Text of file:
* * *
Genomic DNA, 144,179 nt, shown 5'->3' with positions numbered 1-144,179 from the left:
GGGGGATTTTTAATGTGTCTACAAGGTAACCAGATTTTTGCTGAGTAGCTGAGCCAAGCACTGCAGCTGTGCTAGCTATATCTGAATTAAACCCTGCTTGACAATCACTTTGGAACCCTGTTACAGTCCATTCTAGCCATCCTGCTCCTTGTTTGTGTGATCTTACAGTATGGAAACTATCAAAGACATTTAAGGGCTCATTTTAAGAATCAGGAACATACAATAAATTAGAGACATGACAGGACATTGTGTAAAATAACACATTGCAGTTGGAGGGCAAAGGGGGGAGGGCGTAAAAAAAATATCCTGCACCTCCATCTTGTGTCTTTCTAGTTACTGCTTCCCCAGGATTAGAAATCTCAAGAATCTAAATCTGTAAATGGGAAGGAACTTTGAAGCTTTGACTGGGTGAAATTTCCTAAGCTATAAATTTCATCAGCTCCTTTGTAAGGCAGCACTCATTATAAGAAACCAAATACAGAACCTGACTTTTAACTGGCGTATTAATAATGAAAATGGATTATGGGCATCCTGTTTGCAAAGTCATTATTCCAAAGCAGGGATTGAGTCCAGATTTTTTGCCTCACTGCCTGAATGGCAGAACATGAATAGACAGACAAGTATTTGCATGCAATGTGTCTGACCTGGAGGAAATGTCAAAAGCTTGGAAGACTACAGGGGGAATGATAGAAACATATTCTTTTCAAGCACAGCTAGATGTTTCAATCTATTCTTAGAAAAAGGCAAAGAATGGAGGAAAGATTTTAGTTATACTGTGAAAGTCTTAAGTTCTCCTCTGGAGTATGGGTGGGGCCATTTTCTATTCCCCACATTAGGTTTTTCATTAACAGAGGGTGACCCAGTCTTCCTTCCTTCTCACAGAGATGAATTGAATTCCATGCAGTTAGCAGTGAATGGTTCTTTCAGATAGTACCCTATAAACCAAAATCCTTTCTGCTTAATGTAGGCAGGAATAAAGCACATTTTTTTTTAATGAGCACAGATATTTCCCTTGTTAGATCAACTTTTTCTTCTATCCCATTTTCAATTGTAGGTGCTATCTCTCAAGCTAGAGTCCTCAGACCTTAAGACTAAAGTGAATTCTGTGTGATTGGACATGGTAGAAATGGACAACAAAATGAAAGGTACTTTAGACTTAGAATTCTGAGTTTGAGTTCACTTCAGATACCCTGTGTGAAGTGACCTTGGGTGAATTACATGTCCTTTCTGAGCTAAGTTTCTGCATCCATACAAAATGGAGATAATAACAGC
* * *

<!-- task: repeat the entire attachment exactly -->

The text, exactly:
Genomic DNA, 144,179 nt, shown 5'->3' with positions numbered 1-144,179 from the left:
GGGGGATTTTTAATGTGTCTACAAGGTAACCAGATTTTTGCTGAGTAGCTGAGCCAAGCACTGCAGCTGTGCTAGCTATATCTGAATTAAACCCTGCTTGACAATCACTTTGGAACCCTGTTACAGTCCATTCTAGCCATCCTGCTCCTTGTTTGTGTGATCTTACAGTATGGAAACTATCAAAGACATTTAAGGGCTCATTTTAAGAATCAGGAACATACAATAAATTAGAGACATGACAGGACATTGTGTAAAATAACACATTGCAGTTGGAGGGCAAAGGGGGGAGGGCGTAAAAAAAATATCCTGCACCTCCATCTTGTGTCTTTCTAGTTACTGCTTCCCCAGGATTAGAAATCTCAAGAATCTAAATCTGTAAATGGGAAGGAACTTTGAAGCTTTGACTGGGTGAAATTTCCTAAGCTATAAATTTCATCAGCTCCTTTGTAAGGCAGCACTCATTATAAGAAACCAAATACAGAACCTGACTTTTAACTGGCGTATTAATAATGAAAATGGATTATGGGCATCCTGTTTGCAAAGTCATTATTCCAAAGCAGGGATTGAGTCCAGATTTTTTGCCTCACTGCCTGAATGGCAGAACATGAATAGACAGACAAGTATTTGCATGCAATGTGTCTGACCTGGAGGAAATGTCAAAAGCTTGGAAGACTACAGGGGGAATGATAGAAACATATTCTTTTCAAGCACAGCTAGATGTTTCAATCTATTCTTAGAAAAAGGCAAAGAATGGAGGAAAGATTTTAGTTATACTGTGAAAGTCTTAAGTTCTCCTCTGGAGTATGGGTGGGGCCATTTTCTATTCCCCACATTAGGTTTTTCATTAACAGAGGGTGACCCAGTCTTCCTTCCTTCTCACAGAGATGAATTGAATTCCATGCAGTTAGCAGTGAATGGTTCTTTCAGATAGTACCCTATAAACCAAAATCCTTTCTGCTTAATGTAGGCAGGAATAAAGCACATTTTTTTTTAATGAGCACAGATATTTCCCTTGTTAGATCAACTTTTTCTTCTATCCCATTTTCAATTGTAGGTGCTATCTCTCAAGCTAGAGTCCTCAGACCTTAAGACTAAAGTGAATTCTGTGTGATTGGACATGGTAGAAATGGACAACAAAATGAAAGGTACTTTAGACTTAGAATTCTGAGTTTGAGTTCACTTCAGATACCCTGTGTGAAGTGACCTTGGGTGAATTACATGTCCTTTCTGAGCTAAGTTTCTGCATCCATACAAAATGGAGATAATAACAGC